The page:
Chemistry notes week of Feb 8-12, including all chp 9+10
Chemistry notes week of Feb 8-12, including all chp 9+10 1220
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This 16 page Class Notes was uploaded by Neha Bhagirath on Saturday February 13, 2016. The Class Notes belongs to 1220 at Wayne State University taught by Maryfrances Barber in Winter 2016. Since its upload, it has received 23 views. For similar materials see General Chemistry 1 in Chemistry at Wayne State University.
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Date Created: 02/13/16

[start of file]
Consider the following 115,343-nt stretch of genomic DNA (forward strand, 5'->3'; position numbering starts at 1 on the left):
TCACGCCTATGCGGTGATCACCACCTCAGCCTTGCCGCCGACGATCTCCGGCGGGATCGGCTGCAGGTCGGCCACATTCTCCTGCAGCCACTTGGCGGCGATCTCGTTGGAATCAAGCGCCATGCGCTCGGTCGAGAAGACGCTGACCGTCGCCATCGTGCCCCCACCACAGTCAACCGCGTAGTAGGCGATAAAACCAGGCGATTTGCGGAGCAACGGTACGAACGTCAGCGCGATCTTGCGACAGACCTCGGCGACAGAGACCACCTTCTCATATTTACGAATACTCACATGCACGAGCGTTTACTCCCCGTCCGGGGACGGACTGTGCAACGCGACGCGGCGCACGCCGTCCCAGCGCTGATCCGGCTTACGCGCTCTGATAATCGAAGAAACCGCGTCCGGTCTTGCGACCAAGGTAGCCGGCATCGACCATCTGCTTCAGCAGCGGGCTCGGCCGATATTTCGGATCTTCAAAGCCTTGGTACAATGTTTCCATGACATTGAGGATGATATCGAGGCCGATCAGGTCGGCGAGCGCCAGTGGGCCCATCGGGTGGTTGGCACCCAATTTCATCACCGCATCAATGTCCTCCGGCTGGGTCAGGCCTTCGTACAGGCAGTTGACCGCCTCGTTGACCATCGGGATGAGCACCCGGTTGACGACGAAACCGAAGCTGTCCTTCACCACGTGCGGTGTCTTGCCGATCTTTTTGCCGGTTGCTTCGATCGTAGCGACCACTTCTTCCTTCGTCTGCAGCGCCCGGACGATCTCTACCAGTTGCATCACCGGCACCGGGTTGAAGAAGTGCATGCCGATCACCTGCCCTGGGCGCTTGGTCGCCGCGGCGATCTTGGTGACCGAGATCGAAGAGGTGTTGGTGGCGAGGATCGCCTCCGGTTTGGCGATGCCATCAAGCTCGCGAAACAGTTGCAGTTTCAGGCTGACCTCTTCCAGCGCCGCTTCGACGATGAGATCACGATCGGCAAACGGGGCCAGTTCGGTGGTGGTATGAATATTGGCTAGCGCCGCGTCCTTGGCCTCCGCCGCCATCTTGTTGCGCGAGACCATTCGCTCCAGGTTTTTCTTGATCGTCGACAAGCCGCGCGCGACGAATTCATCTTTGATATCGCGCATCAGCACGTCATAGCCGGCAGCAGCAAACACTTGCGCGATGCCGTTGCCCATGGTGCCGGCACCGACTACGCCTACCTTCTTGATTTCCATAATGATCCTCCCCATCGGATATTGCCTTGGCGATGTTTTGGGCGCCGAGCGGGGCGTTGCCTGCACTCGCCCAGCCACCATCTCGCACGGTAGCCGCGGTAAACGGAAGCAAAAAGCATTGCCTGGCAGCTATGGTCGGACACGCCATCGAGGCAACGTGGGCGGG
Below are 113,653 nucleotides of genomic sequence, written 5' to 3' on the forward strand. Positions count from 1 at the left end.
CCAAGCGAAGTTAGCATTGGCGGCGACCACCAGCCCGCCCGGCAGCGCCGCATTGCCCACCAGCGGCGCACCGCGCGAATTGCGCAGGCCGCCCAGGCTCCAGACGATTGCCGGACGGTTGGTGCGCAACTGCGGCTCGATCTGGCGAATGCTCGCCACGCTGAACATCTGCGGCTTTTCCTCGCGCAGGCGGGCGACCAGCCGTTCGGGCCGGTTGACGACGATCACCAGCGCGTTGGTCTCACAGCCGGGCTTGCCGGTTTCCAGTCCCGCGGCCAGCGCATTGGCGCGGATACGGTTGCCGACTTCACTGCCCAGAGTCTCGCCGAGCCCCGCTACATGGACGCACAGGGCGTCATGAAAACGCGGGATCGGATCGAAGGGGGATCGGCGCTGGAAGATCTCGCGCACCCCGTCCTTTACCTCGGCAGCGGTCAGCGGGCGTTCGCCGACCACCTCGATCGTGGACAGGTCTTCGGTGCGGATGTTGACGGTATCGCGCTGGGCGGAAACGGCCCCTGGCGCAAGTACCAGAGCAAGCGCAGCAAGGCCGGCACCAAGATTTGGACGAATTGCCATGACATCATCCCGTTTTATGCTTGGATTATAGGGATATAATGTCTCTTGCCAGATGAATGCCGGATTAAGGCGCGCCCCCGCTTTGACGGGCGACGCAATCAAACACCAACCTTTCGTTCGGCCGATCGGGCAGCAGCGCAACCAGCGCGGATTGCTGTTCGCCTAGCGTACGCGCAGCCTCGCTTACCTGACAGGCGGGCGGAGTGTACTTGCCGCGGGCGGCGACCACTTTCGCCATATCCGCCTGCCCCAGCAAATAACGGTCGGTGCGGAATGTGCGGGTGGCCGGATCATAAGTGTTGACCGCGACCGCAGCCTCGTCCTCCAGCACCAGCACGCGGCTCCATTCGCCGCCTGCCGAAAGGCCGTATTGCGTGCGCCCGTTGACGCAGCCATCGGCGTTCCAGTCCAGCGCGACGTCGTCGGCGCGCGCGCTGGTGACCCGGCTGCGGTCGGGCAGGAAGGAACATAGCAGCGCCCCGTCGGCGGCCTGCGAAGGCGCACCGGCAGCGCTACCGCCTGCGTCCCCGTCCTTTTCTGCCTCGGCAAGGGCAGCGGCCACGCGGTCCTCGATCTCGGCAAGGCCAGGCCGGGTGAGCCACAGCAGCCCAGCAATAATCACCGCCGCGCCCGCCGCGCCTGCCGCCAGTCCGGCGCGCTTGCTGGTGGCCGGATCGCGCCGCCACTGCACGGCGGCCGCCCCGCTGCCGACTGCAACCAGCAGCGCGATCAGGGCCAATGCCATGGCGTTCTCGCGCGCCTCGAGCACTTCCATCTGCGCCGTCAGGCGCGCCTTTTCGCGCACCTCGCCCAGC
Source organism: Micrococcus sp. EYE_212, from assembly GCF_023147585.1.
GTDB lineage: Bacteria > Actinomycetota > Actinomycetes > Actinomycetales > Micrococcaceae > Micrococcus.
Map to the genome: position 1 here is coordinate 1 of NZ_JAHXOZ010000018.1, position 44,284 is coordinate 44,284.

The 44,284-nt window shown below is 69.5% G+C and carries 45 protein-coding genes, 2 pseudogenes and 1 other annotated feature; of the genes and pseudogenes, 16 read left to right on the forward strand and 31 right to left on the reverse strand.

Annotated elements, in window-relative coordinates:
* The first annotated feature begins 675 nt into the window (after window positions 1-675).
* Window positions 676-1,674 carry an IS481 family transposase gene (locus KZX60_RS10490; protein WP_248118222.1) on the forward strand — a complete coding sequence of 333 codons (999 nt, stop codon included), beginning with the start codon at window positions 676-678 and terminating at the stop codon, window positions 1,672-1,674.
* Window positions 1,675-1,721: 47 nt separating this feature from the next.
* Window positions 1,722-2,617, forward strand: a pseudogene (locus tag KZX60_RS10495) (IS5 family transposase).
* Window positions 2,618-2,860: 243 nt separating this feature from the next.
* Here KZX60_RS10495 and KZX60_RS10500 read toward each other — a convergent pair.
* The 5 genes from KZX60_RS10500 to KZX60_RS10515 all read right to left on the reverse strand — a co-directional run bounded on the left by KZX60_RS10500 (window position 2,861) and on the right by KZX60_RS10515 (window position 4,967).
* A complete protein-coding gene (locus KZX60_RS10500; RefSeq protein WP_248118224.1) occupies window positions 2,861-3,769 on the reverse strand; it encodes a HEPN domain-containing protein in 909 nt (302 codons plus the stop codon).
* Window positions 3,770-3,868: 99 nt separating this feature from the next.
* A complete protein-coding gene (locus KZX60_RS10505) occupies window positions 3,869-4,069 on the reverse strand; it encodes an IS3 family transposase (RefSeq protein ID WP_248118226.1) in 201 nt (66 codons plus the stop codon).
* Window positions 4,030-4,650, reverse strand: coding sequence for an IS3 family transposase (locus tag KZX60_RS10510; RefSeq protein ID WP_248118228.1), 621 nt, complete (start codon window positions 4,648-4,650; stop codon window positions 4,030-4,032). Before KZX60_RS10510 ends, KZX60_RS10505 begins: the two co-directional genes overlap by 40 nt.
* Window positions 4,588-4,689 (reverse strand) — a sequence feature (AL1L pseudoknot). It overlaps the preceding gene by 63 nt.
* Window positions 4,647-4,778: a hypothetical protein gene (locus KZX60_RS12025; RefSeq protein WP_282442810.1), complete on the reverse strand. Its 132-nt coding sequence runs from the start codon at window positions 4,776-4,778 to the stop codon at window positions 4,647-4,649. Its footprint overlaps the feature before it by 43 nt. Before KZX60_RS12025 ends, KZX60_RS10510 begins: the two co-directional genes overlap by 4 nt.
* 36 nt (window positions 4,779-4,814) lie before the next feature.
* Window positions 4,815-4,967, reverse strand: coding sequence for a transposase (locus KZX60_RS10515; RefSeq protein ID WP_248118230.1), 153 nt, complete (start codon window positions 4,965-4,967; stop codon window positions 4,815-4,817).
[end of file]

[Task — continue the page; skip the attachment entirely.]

Chapter 9 February 1 Molten salts and aqueous solutions of salts are electrically conducting, resulting from the motion of ions in the liquids. Suggests the possibility that ions exist in certain solids. Describing Ionic Bonds Define ionic bond. Explain the Lewis electrondot symbol of an atom. Describe the energetics of ionic bonding. Define lattice energy. Describe the Born–Haber cycle to obtain a lattice energy from thermodynamic data. Describe some general properties of ionic substances. Electron Configurations of Ions State the three categories of monatomic ions of maingroup elements. Write the electron configuration and Lewis symbol for a maingroup ion. Note the polyatomic ions given earlier in Table 2.5. Note the formation of +2 and +3 transitionmetal ions. Write the electron configurations of transitionmetal ions. Ionic Radii Define ionic radius. Define isoelectronic ions. Use periodic trends to obtain relative ionic radii. Describing Covalent Bonds Describe the formation of a covalent bond between two atoms. Define Lewis electrondot formula. Define bonding pair and lone (nonbonding) pair of electrons. Define coordinate covalent bond. State the octet rule. Define single, double and triple bond. Polar Covalent Bonds; Electronegativity Define olar covalent bond. Define electronegativity. State the general periodic trends in electronegativity. Use electronegativity to obtain relative bond polarity. Writing Lewis ElectronDot Formulas Write Lewis formulas having single bonds. Write Lewis formulas having multiple bonds. Write Lewis formulas for ionic species. Delocalized Bonding: Resonance Define localized bonding. Define esonance description. Write resonance forms. Exceptions to the Octet Rule Write Lewis formulas (exceptions to the octet rule). Note exceptions to the octet rule in Group IIA and Group IIIA. Formal Charge and Lewis Formulas Define formal charge. State the rules for obtaining the formal charge. State two rules useful in writing Lewis formulas. Use formal charges to determine the best Lewis formula. Bond Length and Bond Order Define bond length (bond distance). Define covalent radii. Define bond order. Explain how bond order and bond length are related. Bond Energy Define bond energy. Estimate ΔH from bond energies. There are 3 types of chemical bonds: ionic, covalent, metallic Ionic bond is formed between + and ions; electrons are transferred from the valence shell of one atom to another The combination of ionization energy and electron affinity is endothermic However, when the two ions bond, more than enough energy is released, making the overall process exothermic. making lewis dot never H or F as the central atom, put the most EN in the center p block nonmetals + metalloids in period 3 and above have extended valences? The lattice energy is the change in energy that occurs when an ionic solid is separated into gasphase ions. potential energy well when the atoms covalently bond (point of lowest energy) is most stable the bond dissociation energy is the asymptote, the energy needed to break the bond. Fluorine is most EN with 4.0, Oxygen is 3.5, Nitrogen and chlorine next but chlorine is larger? It is very difficult to measure lattice energy directly, but it can be found by using the energy changes for steps that give the same result. The process of finding the lattice energy indirectly from other thermochemical reactions is called the Born–Haber cycle. Ionic substances are typically highmelting solids. There are two factors that affect the strength of the ionic bond. They are given by Coulomb’s law: 1)The higher the ionic charge, the stronger the force; 2) the smaller the ion, the stronger the force. Using this we can compare the melting point of MgO and NaCl The charge on the ions of MgO is double the charge on the ions of NaCl. Because the charge is double, the force will be four times stronger. + 2+ 2 The size of Na is larger than that of Mg; the size of C is larger than that of . Because the distance between Mg 2+ and O2 is smaller than the distance between Na+ and Cl, the force between Mg2+ and O2 will be greater. Based on the higher charge and the smaller distance for MgO, its melting point MgO should be significantly higher than the melting point of NaCl. Group IIIA to VA metals often exhibit two different ionic charges: one that is equal to the group number and one that is 2 less than the group number. The higher charge is due to the loss of both thes subshell electrons and the p subshells electron(s). The lower charge is due to the loss of only thep subshell electron(s). Polyatomic ions are atoms held together by covalent bonds as a group and that, as a group, have gained or lost one or more electron. Transition metals form several ions. The atoms generally lose the ns electrons before losing the n – 1)d electrons. As a result, most transition metals form the +2 ion. Ionic radius is a measure of the size of the spherical region around the nucleus of an ion within which the electrons are most likely to be found. A cation is always smaller than its neutral atom. An anion is always larger than its neutral atom. The term isoelectronic refers to different species having the same number and configuration of electrons. For example, Ne, Na+, and F are isoelectronic. Ionic radius for an isoelectronic series decreases with increasing atomic number. To consider how a covalent bond forms, we can monitor the energy of two isolated hydrogen atoms as they move closer together. The energy decreases—first gradually, and then more steeply—to a minimum. As the atoms continue to move closer, it increases dramatically. The distance between the atoms when energy is at a minimum is called the bond length. As the hydrogen atoms move closer together, the electron of each atom is attracted to both its own nucleus and the nucleus of the second atom. The electron probability distribution illustrates this relationship. A coordinate covalent bond is formed when both electrons of the bond are donated by one atom. The two electrons forming the bond with the hydrogen on the left were both donated by the nitrogen. Once shared, they are indistinguishable from the other N—H bonds. Hydrogen is an exception to the octet rule: it has two electrons in its valence shell (a duet). Double bonds form primarily with C, N, and O. Triple bonds form primarily with C and N. Electronegativity is a measure of the ability of an atom in a molecule to draw bonding electrons to itself. Electronegativity is related to ionization energy and electron affinity. Hybridization the name of the hybrid orbital is based on the atomic orbitals that made it 2 regions two sp orbitals one s, one p 3 regions three sp2 orbitals one s, two p 4 regions four sp3 orbitals one s, three p 5 regions five sp3d orbitals one s, three p, one d ex.ICl3 because it has 5 regions around it 6 regions six sp3d2 orbitals one s, three p, two d bonding (lower energy) and anti bonding Sigma bond single Pi bond2 or more (when they repel they get 4 regions anti bonding) where do the pi and sigma bonds come from? February 8 MO orbital diagrams changes from Group 5A and beyond or 6A and beyond? CO molecular orbital drawing if it starts at 2s, only count valence from CO+, CO, or CO, which has the strongest bond and why? CO because it is the shortest because it has a double bond Why do CO+ and CO have the same bond order? Higher bond order, stronger the bond, shorter the bond (O2, O2+, O2 >O2+ is the strongest bond and highest bond order) if you have less electrons in the anti bonding orbitals (anti bonding MO), the bond is stronger. the bond is weaker if you have less electrons in the bonding orbitals (bonding MO.) to make a bond stronger:add an electron from a bonding orbital, remove an electron from the anti bonding orbital to make a bond weaker: remove an electron from a bonding orbital, add an electron from the anti bonding orbital e sigma means it is along or around the bond axis. Pi means it’s on opposite sides of the bond axis. when 2 s make a bonding orbital, it is symmetrical about the bond axis. When 2 p orbitals combine head to head, its along the bond axis and a sigma bond. If they combine side to side, now it’s a pi bond. how many atomic orbitals did it take to make an sp2 hybrid orbital? 3 (s+ 2p) how many orbitals in the 2p subshell? 3 >an orbital is how many subshells there are as soon as you make a pi bond, you cannot rotate (cis and trans) cis bonds are polar, trans bonds are non polar the shorter the double bond, the longer the single bond using bond energies is reactantsproducts enthalpies of formation is productsreactants delocalized bonding: type of bonding where a pair of e are spread over a number of atoms rather than being localized between 2 atoms formal charge: valence electrons bonding electrons nonbonding e Dipole moment: a qualitative measure of the degree of charge separation in a molecule When there is a charge separation, the molecule is polar. A polar molecule has a nonzero dipole moment Polar molecules when they are put in an electric field, they align themselves opposite the field a polar bond is characterized by separation of electrical charge why is CH3Cl polar if you have a lone pair it depends where it is and the dipole moment may be zero molecule Y has a dipole moment of zero. the geometry of Y must be trigonal planar, AX3 T shaped is always polar s orbital has 2 electrons, makes one bond p orbital has 6 electrons, makes 3 bonds d orbital has 10 electrons, makes 5 bonds like for CH4, it bonds 4 times. you can only have s once, and then p 3 times, and d 5 times. (keep counting and see where you end up. lone pairs count too. double and triple bonds are counted as one bond) Molecular geometry you ignore lone pairs?, so H2O would be bent, but for electron pair geometry you count lone pairs so for example H2O you have tetrahedral electron pair geometry with four regions around it It is best to have a formal charge of 0 for as many of the atoms in a structure as possible. if you gain an antibonding electrons or lose a bonding electron, the bond order goes up higher bond order means shorter length bond order is correlated to bond ENERGY when it says “include electron counts,” include the bonding AND nonbonding electrons AND total electrons Anything under Si is an exception to the octet rule (mostly the gases on the right of the metalloids) try to get the central atom with a charge of zero to find the best resonance structure (pick the central atom to be the LEAST electronegative in a lewis structure) When forming ionic bonds, the element that becomes an anion releases energy As an atom gains electrons, ionic radius increases because more electron repulsion occurs When drawing lewis structures, the best way is to first find the valence electrons, put the least EN atom in the middle, make all the bonds, find the octet for the outer atoms, and then on the central atom, find the formal charge. If it is zero, then you’re good. If it’s not, then put double or triple bonds on it, until it is a zero. square pyramidal is polar Feb 15 new chapter EXAM 3 1. Comparison of Gases,Liquids,and Solids Changes of State 2. Phase Transitions 3. Phase Diagrams Liquid State 4. Properties of Liquids: Surface Tension and Viscosity 5. Intermolecular Forces: Explaining Liquid Properties Solid State 6. Classification of Solids by Type of Attraction of Units 7. Crystalline Solids: Crystal Lattices and Unit Cells 8. Structures of Some Crystalline Solids 9. Calculations Involving UnitCell Dimensions 10.Determining Crystal Structure by XRay Diffraction Learning Objectives 1. Comparison of Gases, Liquids, and Solids a. Recall the definitions of gas,liquid,and solid given in Section 1.4. b. Compare a gas, a liquid, and a solid using a kinetic molecular theory description. c. Recall the ideal gas law and the van der Waals equation for gases (there are no similar simple equations for liquids and solids). 2.hanges of State Phase Transitions a. Define change of state (phase transition) b. Define melting,freezing,vaporization, sublimation, and condensation. c. Define v apor pressure. d. Describetheprocessofreachingadynamic equilibrium that involves the vaporization of a liquid and condensation of its vapor. e. Describe the process of boiling. f. Define freezing point a nd melting point. g. Define heat (enthalpy) of fusion and heat (enthalpy) of vaporization. h. Calculate the heat required for a phase change of a given mass of substance. i. Describe the general dependence of the vapor pressure (ln P) on the temperature ( T). j.State the Clausius–Clapeyron equation (the twopoint form). k.Calculate the vapor pressure at a given temperature. l.Calculate the heat of vaporization from vapor pressure. 3.Phase Diagrams a. Define p hase diagram. b. Describe the meltingpoint curve and the vaporpressure curves (for the liquid and the solid) in a phase diagram. c. Define triple point. d.Define critical temperature and critical pressure e. Relate the conditions for the liquefaction of a gas to its critical temperature. Liquid State 4. Properties of Liquids; Surface Tension and Viscosity a. Define surface tension. b. Describe the phenomenon of capillary rise c. Define viscosity. 5. Intermolecular Forces; Explaining Liquid Properties a. Define intermolecular forces. b. Define dipole–dipole force. c.Describe the alignment of polar molecules in a substance. d.Define London(dispersion) forces. e.Note that London forces tend to increase with molecular mass. f. Relate the properties of liquids to the intermolecular forces involved. g. Define hydrogen bonding. h. Identify the intermolecular forces in a substance. i. Determine relative vapor pressures on the basis of intermolecular attractions. Solid State 6. Classification of Solids by Type of Attraction of Units a. Define molecular solid, metallic solid,ionic solid, and covalent network solid. b. Identify types of solids. c. Relate the melting point of a solid to its structure. d. Determine relative melting points based on types of solids. e. Relate the hardness and electrical conductivity of a solid to its structure. 7. Crystalline Solids; Crystal Lattices and Unit Cells a. Define c rystalline solid and amorphous solid. b.Define crystal lattice and unit cell of a crystal lattice. c. Define simple cubic unit cell, bodycentered cubic unit cell, and facecentered cubic unit cell. d. Determine the number of atoms in a unit cell. e.Describe the two kinds of crystal defects. 8. Structures of Some Crystalline Solids a. Define hexagonal closepacked structure and cubic closepacked structure. b. Define coordination number. c. Note the common structures (facecentered cubic and bodycentered cubic) of metallic solids. d. Describe the three types of cubic structures of ionic solids. e. Describe the covalent network structure of diamond and graphite. 9. Calculations Involving UnitCell Dimensions a. Calculate atomic mass from unitcell dimension and density. b. Calculate unitcell dimension from unitcell type and density. 10. Determining Crystal Structure by XRay Diffraction a. Describe how constructive and destructive interference give rise to a diffraction pattern. b. Note that diffraction of xrays from a crystal gives information about the positions of atoms in the crystal. Comparing Gases, Liquids, and Solids Gases are compressible fluids. Liquids are relatively incompressible fluids. Solids are nearly incompressible and rigid. A change of state or phase transition is a change of a substance from one state (solid, liquid, gas) to another. The specific name or names for each of these transitions are given below. The vapor pressure of a liquid at a particular temperature is the partial pressure of the vapor over the liquid measured at equilibrium. When a liquid is placed in a closed vessel, the partial pressure of its vapor increases over time until it reaches equilibrium. At equilibrium, evaporation and condensation continue to occur, but do so at the same rate. This situation, which is called a dynamic equilibrium, is illustrated on the next slide. The vapor pressure depends on the liquid and on the temperature. This relationship is illustrated on the next slide for four substances. Note that as temperature increases, vapor pressure increases. The boiling point is the temperature at which the vapor pressure is equal to the pressure on the liquid, usually atmospheric pressure. At this temperature, bubbles of gas form within the liquid, as illustrated in the figure. The normal boiling point is measured at 1 atmosphere pressure When the pressure on the liquid increases, as is the case with a pressure cooker, the boiling point increases. Conversely, when the pressure on the liquid decreases, as is the case at high altitude, the boiling point decreases. The freezing point is the temperature at which a pure liquid changes to a crystalline solid (or freezes). The melting point is the temperature at which a crystalline solid changes to a liquid (or melts). Any change of state requires that energy be added to or removed from the system. As shown in the graph, for water, there are two regions that remain at the same temperature even as heat is added. Those represent regions of phase change.